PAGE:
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Possible Relief from Multiple Sclerosis

Updated on April 13, 2015

Visualizing the liberation procedure for Multiple Sclerosis

Inflating Tiny Ballon Inside Twisted Veins in Neck Provides Relief

Possible Multiple Sclerosis Relief

Dr. Paolo Zamboni coined the term CCSVI to describe the compromise blood flow in the brain, but do many understand exactly how the procedure works? The above YouTube video posted by Dr. Zamboni, describes the blood flow of patient without multiple sclerosis (MS) and patient with the malady.

Doctor Zamboni reported in that inflating a tiny ballon inside twisted veins in the neck provided relief from multiple sclerosis. He created a sensation that caused many doctors to be questioned by their patietents. The posted YouTube caused doctors to play catch-up. The PatientsLikeMe.com (online community) boasted news of his research.

The idea surgically straightening crooked veins would benefit degenerative nerve problems was huge. Zamboni has said his findings should be subjected to more rigorous clenical reviews and testing. MS affects about a quarter of a million people in the United States. Many MS patients began to ask for the unproved treatment.

Doctors could not resist trying the unproven procedure. Most MS experts believe at this time it is a risky proposition. Technology has presented doctors with a delimina: how to temper enthusiasm for experimental procedures or therapies. Aaron Miller, a professor of neurology at Mount Sinai School of Medicine and Chief Medical Officer for the National MS Society says, "You can never blame people for being excited about something that sounds like good news, especially when they have a serious disease." He adds, "...they have a very major risk in leading patients to embark on therapeutic courses that are not necessaily appropriate for them or haven't been established as being scientifically valid."

What Does the Procedure Do?

The operation straitens out and puff up crooked and collasped veins in neck is called venoplasty. It is similar to cardiuac angioplasty. Some possible side effects are blood clots, infections, and internal bleeding. An insertion into a vein in the pelvis with a thin, spagetti like catheter is threaded up a vein near the spine and into the neck, where a ballon is inflated to pop the neck vein back to its normal shape. Veins are more pliable than arteries and often regain their shape within months after venoplasty, which requires multiple procedures.

Dr. Zamboni says a close look at the characteristics plaques of scar tissue that lend the desease its name shows they typically cluster around blood vessels. Zamboni feels that is the key. He notes veins are flexible and can get twisted, slowing the rate of blood flow and potentially leaving waste and compounds such as iron to accumulate in the brian. He wonders if the buildup triggers an inflammatory respons... the infflammation could target the mylin wrapping the nerves, similar to the mechanism myelopathies, a degerative condition of the spinal cord, that is similar pathlogically to MS.

Related Topics:

http://hubpages.com/hub/Why-Do-I-Smell-Flowers-You-Smell-Urine

http://hubpages.com/hub/Why-Intestinal-Parasites-Likes-Your-Guts

http://hubpages.com/hub/Why-Does-Science-Lie-to-Me-Why-One-Day-It-is-OK-Next-Week-It-is-Not-OK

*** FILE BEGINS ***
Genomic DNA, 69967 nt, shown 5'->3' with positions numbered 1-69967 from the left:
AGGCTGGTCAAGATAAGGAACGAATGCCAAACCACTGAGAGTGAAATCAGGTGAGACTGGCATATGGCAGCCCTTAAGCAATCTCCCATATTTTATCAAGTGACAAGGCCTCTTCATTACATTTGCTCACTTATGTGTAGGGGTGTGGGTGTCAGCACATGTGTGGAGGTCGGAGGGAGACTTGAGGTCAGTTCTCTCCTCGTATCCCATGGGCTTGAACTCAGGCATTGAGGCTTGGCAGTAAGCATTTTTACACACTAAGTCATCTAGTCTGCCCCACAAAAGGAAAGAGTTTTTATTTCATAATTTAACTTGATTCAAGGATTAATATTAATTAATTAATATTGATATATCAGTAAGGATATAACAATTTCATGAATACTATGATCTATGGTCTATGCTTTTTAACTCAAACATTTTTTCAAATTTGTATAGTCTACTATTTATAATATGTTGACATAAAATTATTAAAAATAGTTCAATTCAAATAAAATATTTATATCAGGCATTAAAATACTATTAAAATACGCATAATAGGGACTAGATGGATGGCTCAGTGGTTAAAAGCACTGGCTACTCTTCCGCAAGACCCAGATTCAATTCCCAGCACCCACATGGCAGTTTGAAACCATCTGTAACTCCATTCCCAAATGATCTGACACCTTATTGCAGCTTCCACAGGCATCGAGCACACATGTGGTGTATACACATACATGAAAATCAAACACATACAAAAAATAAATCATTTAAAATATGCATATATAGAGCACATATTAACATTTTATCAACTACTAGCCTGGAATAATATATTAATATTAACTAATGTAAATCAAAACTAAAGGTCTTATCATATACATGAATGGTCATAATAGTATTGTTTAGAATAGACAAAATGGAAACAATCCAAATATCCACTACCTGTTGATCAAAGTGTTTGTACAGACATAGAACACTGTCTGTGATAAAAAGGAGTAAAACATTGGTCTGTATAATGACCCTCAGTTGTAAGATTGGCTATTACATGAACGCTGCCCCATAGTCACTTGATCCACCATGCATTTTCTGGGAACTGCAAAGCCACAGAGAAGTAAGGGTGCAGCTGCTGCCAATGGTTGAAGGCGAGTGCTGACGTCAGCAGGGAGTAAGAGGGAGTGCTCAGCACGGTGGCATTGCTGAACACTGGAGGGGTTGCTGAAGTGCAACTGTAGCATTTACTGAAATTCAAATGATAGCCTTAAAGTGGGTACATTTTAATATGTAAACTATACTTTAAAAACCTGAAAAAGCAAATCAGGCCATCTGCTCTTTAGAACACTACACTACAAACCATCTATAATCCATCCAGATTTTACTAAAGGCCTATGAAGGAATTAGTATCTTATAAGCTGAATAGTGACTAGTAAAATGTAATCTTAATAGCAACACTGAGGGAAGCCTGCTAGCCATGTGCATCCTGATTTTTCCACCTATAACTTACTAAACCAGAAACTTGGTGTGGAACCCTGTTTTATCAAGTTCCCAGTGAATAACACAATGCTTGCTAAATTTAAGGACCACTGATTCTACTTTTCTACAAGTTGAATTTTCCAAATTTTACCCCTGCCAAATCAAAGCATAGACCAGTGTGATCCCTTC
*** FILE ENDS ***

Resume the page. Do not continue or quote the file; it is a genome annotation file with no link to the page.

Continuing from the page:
http://hubpages.com/hub/What-is-Human-Ecosystem

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    • dallas93444 profile imageAUTHOR

      Dallas W Thompson 

      7 years ago from Bakersfield, CA

      days leaper,

      Thanks for your comments!

    • days leaper profile image

      days leaper 

      7 years ago from england

      I had one of these balloons, not for MS, but as a vein collapsed due to another idiot doctor on a jolly. (I really do think some doctors are drawn to the profession due to the easier access to drugs!!!). The proceedure hurts, was so near my heart. Helped, but arm is still swolen due in part to the required insertion of an access for dialysis.

    • dallas93444 profile imageAUTHOR

      Dallas W Thompson 

      7 years ago from Bakersfield, CA

      prasetio30,

      Thanks for your compliments!

    • prasetio30 profile image

      prasetio30 

      7 years ago from malang-indonesia

      Another great hub from you. Very informative and helpful. Thanks for sharing this. Keep on hubbing. You still one of the best. Take care!

      Prasetio,

    • dallas93444 profile imageAUTHOR

      Dallas W Thompson 

      7 years ago from Bakersfield, CA

      Rebecca E.,

      I hope your friend has a positive experience. Remember, the process sometimes needs to be repeated. Also there are an inherent dangers involved as noted... Consult with her doctors... Be informed.

    • Rebecca E. profile image

      Rebecca E. 

      7 years ago from Canada

      I am sending this one off to a person I know, we were dicussing this very procddre last night. As Always useful and excellent. I expect no less from you!

    • dallas93444 profile imageAUTHOR

      Dallas W Thompson 

      7 years ago from Bakersfield, CA

      CMHypno,

      Agreed, hence my sharing...

      Thanks for your comments.

    • CMHypno profile image

      CMHypno 

      7 years ago from Other Side of the Sun

      If it gives even some relief for multiple sclerosis sufferers it will be worth pursuing the medical research. Interesting hub

    • dallas93444 profile imageAUTHOR

      Dallas W Thompson 

      7 years ago from Bakersfield, CA

      mulberry1,

      It is a process. As noted, there is further study to the apparent "cause and effect." Thanks for your comments.

    • mulberry1 profile image

      Christine Mulberry 

      7 years ago

      Interesting. Sounds almost too simple to be true, but worth further study I hope.

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